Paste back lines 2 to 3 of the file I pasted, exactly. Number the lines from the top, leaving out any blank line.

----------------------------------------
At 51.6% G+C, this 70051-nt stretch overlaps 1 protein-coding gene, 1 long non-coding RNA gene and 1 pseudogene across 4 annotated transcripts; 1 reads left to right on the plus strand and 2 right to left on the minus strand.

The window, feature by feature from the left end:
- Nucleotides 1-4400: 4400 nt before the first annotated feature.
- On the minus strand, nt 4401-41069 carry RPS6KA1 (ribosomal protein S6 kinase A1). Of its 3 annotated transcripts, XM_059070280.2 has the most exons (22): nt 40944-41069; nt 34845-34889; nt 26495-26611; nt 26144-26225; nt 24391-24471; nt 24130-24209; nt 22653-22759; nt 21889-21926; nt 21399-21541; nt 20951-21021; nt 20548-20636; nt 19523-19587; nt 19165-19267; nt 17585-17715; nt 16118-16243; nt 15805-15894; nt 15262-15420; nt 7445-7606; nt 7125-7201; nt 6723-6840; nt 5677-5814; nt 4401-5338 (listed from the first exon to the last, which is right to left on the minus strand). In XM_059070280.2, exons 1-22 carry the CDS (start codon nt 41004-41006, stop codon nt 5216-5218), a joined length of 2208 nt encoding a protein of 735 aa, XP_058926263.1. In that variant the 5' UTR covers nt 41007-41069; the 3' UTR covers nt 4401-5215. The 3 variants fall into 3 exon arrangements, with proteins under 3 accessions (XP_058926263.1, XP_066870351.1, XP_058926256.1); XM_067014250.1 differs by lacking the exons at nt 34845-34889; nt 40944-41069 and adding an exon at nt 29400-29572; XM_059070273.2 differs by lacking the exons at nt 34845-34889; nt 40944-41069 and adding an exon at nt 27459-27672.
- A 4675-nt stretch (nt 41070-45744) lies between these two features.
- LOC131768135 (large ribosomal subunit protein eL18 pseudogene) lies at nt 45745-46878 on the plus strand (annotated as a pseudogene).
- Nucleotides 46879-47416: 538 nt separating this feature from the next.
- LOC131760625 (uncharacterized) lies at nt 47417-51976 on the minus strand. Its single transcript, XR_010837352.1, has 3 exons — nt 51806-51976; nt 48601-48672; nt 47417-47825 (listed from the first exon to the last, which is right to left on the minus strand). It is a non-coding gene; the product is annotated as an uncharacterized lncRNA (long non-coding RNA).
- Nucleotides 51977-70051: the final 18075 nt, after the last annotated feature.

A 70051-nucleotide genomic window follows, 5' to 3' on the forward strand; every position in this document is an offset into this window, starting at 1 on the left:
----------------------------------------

The window, feature by feature from the left end:
- Nucleotides 1-4400: 4400 nt before the first annotated feature.